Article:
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19 - State formation and organisation

from PART V - RULERS, SOLDIERS, PEASANTS, SCHOLARS AND TRADERS

Published online by Cambridge University Press:  28 March 2011

Maribel Fierro
Affiliation:
Consejo Superior de Investigaciones Cientificas, Madrid
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Summary

Historiography: three types of government

All societies have government in the sense of rules of behaviour, but not all societies have a government to make and enforce those rules. The medieval world of the Mediterranean had inherited a long tradition of such government, beginning with the magistracies of the ancient city-states and culminating in the monarchies of the Roman and Byzantine empires. These, however, overlay a still longer tradition of customary self-regulation by peoples of the mountains, deserts and forests within and without the Roman frontiers, which had revived as the frontier was overrun by these barbarians, and imperial government shrank away towards the east. The tradition of imperial government was renewed by the Arabs, the last of the barbarians as well as the last of the heretics, who carried it back to North Africa and the Iberian Peninsula, as well as to Central Asia and northern India, without suppressing the tradition of self-government among the peoples of the mountains and the deserts whom they brought under their sway. The subsequent history of state formation and organisation in the lands of the Arab empire is a history of the working out of the opposition between these two kinds of government under the rubric of their faith, with its requirement for government in accordance with the Law of God.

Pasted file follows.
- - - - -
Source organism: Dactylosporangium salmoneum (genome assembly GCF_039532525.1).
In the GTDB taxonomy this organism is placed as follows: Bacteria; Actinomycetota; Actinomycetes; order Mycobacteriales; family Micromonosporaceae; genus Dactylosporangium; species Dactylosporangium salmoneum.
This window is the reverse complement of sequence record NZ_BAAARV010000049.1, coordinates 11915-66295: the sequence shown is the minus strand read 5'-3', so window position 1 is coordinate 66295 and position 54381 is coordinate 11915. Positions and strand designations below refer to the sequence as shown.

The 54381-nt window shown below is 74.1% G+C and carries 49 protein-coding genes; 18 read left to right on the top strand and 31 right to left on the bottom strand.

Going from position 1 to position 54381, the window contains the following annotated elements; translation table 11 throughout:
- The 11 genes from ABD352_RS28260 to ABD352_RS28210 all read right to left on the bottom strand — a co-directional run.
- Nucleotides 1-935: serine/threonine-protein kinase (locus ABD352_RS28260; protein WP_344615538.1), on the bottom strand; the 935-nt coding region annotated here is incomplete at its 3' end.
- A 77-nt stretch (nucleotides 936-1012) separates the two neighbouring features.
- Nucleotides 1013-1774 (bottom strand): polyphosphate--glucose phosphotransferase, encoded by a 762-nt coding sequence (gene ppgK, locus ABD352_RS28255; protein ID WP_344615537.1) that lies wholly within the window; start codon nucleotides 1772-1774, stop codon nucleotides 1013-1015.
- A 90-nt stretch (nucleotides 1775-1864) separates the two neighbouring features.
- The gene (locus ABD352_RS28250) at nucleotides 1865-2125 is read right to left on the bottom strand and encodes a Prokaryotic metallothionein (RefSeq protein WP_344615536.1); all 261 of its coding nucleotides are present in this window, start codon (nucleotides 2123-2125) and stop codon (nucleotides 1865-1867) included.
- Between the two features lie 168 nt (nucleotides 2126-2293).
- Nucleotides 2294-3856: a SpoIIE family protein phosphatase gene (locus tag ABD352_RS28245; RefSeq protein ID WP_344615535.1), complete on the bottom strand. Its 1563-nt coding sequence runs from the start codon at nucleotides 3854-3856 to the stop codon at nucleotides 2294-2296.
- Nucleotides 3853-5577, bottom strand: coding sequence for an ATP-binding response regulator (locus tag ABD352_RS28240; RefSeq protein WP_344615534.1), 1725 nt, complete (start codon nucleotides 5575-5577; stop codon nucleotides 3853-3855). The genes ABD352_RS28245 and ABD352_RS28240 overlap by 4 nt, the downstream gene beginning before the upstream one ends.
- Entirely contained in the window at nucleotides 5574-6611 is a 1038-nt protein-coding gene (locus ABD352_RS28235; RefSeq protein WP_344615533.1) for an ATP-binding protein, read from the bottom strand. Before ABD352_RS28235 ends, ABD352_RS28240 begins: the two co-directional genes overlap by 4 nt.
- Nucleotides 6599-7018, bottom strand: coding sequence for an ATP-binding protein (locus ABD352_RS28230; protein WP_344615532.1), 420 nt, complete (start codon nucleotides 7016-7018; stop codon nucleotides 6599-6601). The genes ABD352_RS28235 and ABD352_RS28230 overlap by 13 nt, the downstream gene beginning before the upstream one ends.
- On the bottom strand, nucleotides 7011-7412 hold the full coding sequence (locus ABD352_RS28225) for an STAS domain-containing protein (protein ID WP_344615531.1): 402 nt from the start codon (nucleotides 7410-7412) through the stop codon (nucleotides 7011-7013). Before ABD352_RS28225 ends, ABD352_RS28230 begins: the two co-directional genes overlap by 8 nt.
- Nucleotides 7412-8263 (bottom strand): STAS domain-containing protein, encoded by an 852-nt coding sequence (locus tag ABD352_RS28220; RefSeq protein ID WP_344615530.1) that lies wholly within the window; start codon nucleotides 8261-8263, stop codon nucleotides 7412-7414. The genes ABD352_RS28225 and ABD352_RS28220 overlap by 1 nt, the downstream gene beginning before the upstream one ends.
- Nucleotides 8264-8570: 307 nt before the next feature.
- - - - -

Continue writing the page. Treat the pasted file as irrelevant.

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Publisher: Cambridge University Press
Print publication year: 2010

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